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From Shai Erera <ser...@gmail.com>
Subject Re: IndexWriter#setRAMBufferSizeMB removed in trunk
Date Thu, 10 Mar 2011 13:23:19 GMT
IWC simplified IW creation - now there is only one ctor, where before there
were multiple ones, and some settings could only be changed after IW was
created.

With IWC, our code is (can become) simpler -- e.g. RAM buffer size, if
specified up front is one thing, but if it's dynamic, we need to have code
which dynamically increases or decreases it. Increasing is not the problem,
but decreasing requires special code that flushes and discards the extra
memory. Maybe the code already exists, I haven't checked.

I don't like setters that are all over the place either. Having said that
though, today the setters are inconsistent -- some are 'static' (meaning,
cannot change after IW created) while some are dynamic, such as the
MergePolicy settings. Because MP responds to those setters.

One thing we can do is keep all the setters in IWC and have IW pass itself
to IWC after creation. Then, we can modify certain settings in IWC to notify
IW of these changes. But it's complicated.

Another thing is separate some runtime settings from IWC and include them in
IW, like we do for MP ... that's what's been suggested. But then, what is a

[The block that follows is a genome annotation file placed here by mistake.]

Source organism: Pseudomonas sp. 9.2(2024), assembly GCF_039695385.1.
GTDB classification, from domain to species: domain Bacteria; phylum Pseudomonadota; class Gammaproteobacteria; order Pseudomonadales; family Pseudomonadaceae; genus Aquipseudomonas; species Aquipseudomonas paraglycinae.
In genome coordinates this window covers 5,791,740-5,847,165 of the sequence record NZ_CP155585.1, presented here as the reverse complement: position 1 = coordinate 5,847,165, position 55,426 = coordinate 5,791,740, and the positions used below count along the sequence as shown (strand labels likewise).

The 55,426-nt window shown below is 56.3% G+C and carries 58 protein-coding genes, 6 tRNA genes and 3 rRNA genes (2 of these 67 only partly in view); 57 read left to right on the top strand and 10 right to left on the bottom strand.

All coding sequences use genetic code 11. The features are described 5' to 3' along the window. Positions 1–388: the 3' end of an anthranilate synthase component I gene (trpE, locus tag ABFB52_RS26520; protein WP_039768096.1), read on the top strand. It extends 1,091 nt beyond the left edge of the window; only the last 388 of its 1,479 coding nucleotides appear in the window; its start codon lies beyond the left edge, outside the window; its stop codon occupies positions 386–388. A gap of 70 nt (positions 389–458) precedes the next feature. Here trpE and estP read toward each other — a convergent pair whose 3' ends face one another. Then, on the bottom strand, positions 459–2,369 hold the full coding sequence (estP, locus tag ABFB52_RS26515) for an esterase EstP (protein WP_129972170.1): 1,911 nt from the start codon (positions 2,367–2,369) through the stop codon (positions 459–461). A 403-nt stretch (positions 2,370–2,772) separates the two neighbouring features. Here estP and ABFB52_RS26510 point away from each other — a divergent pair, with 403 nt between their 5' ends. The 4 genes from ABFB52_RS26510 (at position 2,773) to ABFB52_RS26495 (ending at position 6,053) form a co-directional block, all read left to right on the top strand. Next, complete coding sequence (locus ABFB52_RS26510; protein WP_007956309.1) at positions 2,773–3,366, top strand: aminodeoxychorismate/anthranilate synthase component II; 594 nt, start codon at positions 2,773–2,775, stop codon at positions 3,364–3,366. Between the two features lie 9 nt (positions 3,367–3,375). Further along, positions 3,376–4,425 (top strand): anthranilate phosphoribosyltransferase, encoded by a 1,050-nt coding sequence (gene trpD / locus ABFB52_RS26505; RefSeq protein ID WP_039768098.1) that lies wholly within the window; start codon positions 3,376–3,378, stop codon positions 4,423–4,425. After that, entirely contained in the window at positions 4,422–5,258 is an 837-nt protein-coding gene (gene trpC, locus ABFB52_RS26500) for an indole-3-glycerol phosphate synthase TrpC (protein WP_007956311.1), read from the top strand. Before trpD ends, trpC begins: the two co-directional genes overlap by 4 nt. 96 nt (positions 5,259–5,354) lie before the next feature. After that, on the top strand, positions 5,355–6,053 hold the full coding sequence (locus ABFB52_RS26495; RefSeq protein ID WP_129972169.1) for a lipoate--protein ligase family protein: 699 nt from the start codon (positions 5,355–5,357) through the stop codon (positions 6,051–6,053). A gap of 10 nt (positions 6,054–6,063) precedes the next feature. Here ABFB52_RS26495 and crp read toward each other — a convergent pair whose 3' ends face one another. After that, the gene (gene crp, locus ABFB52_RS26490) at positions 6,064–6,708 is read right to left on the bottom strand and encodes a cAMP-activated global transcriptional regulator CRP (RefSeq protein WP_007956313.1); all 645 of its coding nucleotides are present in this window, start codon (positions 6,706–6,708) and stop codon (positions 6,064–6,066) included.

'runtime' setting? Someone can decide to have IndexDeletionPolicy change
'on-the-fly' in his app -- does it make sense that we make IDP a runtime
setting? I don't think so.

In fact, I don't think RAM buffer is changed that dynamically by
applications (or any other setter). Elastic search may have a use case where
it's needed, that's ok. If this setting does not change very often, it can
still close IW and reopen it with the new settings, right?

A third solution is to keep IWC for construction time, but introduce the
setters back on IW for runtime changes.That way we keep IW ctor simple but
still allow apps to change on-the-fly settings. We'll dup setters which I
don't like ...

Shai

On Thu, Mar 10, 2011 at 2:47 PM, Robert Muir <rcmuir@gmail.com> wrote:

> On Thu, Mar 10, 2011 at 7:41 AM, Shay Banon <kimchy@gmail.com> wrote:
> > I am not sure that IndexWriterConfig is bad. Its nice to be able to set
> all
> > the upfront configurations in a single object and pass it to the
> > IndexWriter. And, have the IndexWriter allow for specific setters
> allowing
> > for real time changes (those should not be done through the
> > IndexWriterConfig).
> > The question is which real time changes are allowed or not. The fact that
> > they are separated (IndexWriterConfig, and real time setters) is good
> since
> > it allows to distinguish between what can be set when setting up an
> > IndexWriter, compared to what can be set in real time. We did not have
> this
> > distinction before the IndexWriterConfig was introduced.
> > This open the door for optimizations for things that can only be set when
> > constructing an IndexWriter. Usually, supporting real time changes can
> > hinder concurrency, while having parameters that are basically immutable
> > allows to optimize in this case.
> > -shay.banon
> >
>
> I disagree that its good if things are separate... Instead of API
> confusion I think I would prefer a single method on IW that "best
> effort" tries to apply any "realtime" setters
>
> This way we can avoid constant deprecation and undeprecation between
> these APIs. Instead, whether something can be changed on the fly is
> only a documentation issue.
>
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